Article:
Please verify you're over 21. Enter your date of birth below.

Remember me

The CULTA Blog

How to Use Cannabis Without Smoking

cannabis tincture in front of cannabis leaf

Throughout history, cannabis is usually depicted as being smoked. In movies and music, cannabis is synonymous with pipes, bongs, and the ever present joint. But, smoking isn’t for everyone. Whether you have asthma or another cardiopulmonary condition that precludes you from smoking, are looking for something more discrete, or just want to switch it up, smoking isn’t the only way to consume cannabis. 

If you walk into a medical dispensary today you’ll be surprised by the array of products to choose from. From tinctures and edibles to pills and drinks, here’s how you can take your medicine without smoking. 


Edibles are probably the second most popular way cannabis use is depicted in the media. They’re also one of the fastest growing cannabis product categories, and now include more than just brownies. Step foot in any cannabis dispensary and you’ll see gummies, candy, baked goods, and sweet treats lining the walls. Curious about making your own edibles? You’re in luck -- we have tons of info on that, including: 

One word of caution: edibles are notoriously difficult to dose, so pay attention to what’s on the packaging and always start slow -- you can always eat more edibles but you can never do the reverse. 


Although vaping is still considered smoking, it’s a more lung-friendly alternative since you aren’t using a lighter or inhaling carcinogens. Just be sure to do your research, as some smoking devices are built better than others. For example, Storz & Bickel is the only vaporizer manufacturer that has been able to prove its heating element doesn’t give off any gas microparticles. Plus, two of its vaporizers are actually categorized as medical devices by various governmental institutions in Europe, Canada, and Israel. 

If the price is too good to be true and the product lacks independent third-party testing, these are red flags. Regardless of the product, we always recommend doing your own research -- talk to experts, read third-party testing results, and be as informed as possible about the medication you’re taking. 


Also referred to as sublinguals, tinctures are a good choice for those who don’t like the taste or smell of cannabis. A tincture is essentially cannabis in liquid form, and comes in bottles with a dropper for easy, mess-free dosing. Tinctures can be added to food or drinks, or they can also be applied directly under your tongue. If you’re looking for CBD-only, THC-only, or a hybrid of the two, there’s a tincture for that! Just speak to your prescribing doctor about what type of tincture is best for your unique medical needs. Some companies even make CBD-only tinctures for pets that have anxiety, arthritis, or chronic pain.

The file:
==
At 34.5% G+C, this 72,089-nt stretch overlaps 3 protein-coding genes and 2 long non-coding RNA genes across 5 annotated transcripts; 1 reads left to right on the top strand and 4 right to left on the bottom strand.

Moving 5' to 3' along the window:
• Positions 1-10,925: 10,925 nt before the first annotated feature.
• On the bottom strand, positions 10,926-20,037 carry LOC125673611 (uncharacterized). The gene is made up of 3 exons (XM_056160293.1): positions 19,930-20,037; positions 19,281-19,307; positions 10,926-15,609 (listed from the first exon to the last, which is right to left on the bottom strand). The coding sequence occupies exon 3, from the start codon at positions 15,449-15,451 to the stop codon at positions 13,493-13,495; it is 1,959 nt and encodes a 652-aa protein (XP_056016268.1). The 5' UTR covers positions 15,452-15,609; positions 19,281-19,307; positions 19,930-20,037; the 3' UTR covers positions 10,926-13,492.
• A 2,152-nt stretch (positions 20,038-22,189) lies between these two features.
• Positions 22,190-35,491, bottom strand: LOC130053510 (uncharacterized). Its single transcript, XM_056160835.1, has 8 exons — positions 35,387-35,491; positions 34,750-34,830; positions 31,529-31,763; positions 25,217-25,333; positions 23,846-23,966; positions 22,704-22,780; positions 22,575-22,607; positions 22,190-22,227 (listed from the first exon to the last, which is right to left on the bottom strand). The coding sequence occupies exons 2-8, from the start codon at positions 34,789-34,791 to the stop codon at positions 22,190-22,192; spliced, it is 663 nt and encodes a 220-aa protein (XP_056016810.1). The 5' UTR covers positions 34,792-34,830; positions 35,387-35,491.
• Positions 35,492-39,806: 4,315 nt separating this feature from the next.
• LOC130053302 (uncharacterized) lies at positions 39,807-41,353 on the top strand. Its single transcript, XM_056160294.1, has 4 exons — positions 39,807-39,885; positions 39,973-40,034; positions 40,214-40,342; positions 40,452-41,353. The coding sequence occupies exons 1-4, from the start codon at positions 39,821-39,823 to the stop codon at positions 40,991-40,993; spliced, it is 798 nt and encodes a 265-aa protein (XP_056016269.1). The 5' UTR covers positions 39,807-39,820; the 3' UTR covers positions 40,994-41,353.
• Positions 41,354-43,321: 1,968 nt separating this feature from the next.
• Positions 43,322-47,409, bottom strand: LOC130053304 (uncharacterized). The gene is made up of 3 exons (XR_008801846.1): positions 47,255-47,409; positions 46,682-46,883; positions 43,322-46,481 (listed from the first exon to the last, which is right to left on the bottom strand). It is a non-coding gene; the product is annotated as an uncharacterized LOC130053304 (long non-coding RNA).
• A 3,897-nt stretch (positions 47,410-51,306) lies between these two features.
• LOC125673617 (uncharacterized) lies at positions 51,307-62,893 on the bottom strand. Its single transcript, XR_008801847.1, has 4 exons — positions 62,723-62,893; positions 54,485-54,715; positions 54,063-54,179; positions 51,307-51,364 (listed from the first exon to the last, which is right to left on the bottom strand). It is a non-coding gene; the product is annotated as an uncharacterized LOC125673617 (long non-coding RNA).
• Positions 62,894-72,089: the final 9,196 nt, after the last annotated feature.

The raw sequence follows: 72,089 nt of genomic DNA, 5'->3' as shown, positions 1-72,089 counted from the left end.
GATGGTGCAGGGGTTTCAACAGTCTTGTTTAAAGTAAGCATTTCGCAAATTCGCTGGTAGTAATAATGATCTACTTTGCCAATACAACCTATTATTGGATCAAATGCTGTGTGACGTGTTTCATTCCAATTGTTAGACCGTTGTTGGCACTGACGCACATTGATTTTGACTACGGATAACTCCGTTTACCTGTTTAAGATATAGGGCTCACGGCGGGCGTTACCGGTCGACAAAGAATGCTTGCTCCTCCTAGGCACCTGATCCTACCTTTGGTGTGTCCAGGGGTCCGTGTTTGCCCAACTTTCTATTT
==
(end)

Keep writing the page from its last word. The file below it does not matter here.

Drinkable cannabis comes in many shapes and forms, ranging from teas and kombucha to soft drinks, seltzers, and wines, and all cannabis beverages contain some element of activated cannabis, whether it’s CBD, THC, or a mix of the two. In 2021, major national brands (Pabst Blue Ribbon, Lagunitas) released their own versions of THC-infused beverages, while other beverages on the market only include CBD.  

According to data from Headset, sales of cannabis-infused beverages increased 40.3% in 2020 in states where recreational cannabis is legal. When compared to the growth of the overall cannabis market, which increased 39.4% in the same exact time period, it’s evident that THC-infused drinks are picking up some major steam. Basically, if you haven’t seen them yet you’re bound to see them soon. 

Topical creams 

Topical creams are applied directly to the skin, and this category includes cannabis balms, salves, lotions, and gels. Topical creams are typically used to treat arthritic pain, muscle aches, skin issues, muscle cramping, and other localized skin/muscle issues and are applied directly to the problematic area. Since they have a much lower bioavailability than other methods of cannabis consumption, they won’t produce a psychoactive effect and are very popular among seniors. Many topical cannabis products also contain other ingredients (like aloe or chamomile) to complement its soothing effects. 

Gel caps & pills 

Gel caps are exactly what they sound like: capsules filled with “liquid” cannabis. Most gel caps are filled with a carrier oil (coconut oil is popular) and a cannabis extract. As with canna-drinks, some cannabis pills and gel caps include THC only, some include CBD only, and others include both. Make sure to review the product packaging for more information on THC and CBD percentages before consuming. One thing to keep in mind: gel capsules and pills are usually categorized as “immediate release” or “timed release”, and immediate release gel caps enter your system much quicker than timed release. 


Transdermal patches are a fairly new invention and are typically reserved for patients who require their medication to enter their bloodstream consistently. They differ from other methods on this list in that they bypass the digestive system completely, meaning they last longer and have the potential to offer several hours of continuous relief. They are also discreet -- if you require medication to go about your day but don’t always have the opportunity to take a pill or eat an edible, transdermal patches may be a good option for you. Since they’re relatively new they aren’t as widely available as other products, but your doctor should be able to determine if patches are the best route for you. 

Regardless of how you take your medication, mistakes happen. Learn about the Six Mistakes You’re Making With Your Cannabis.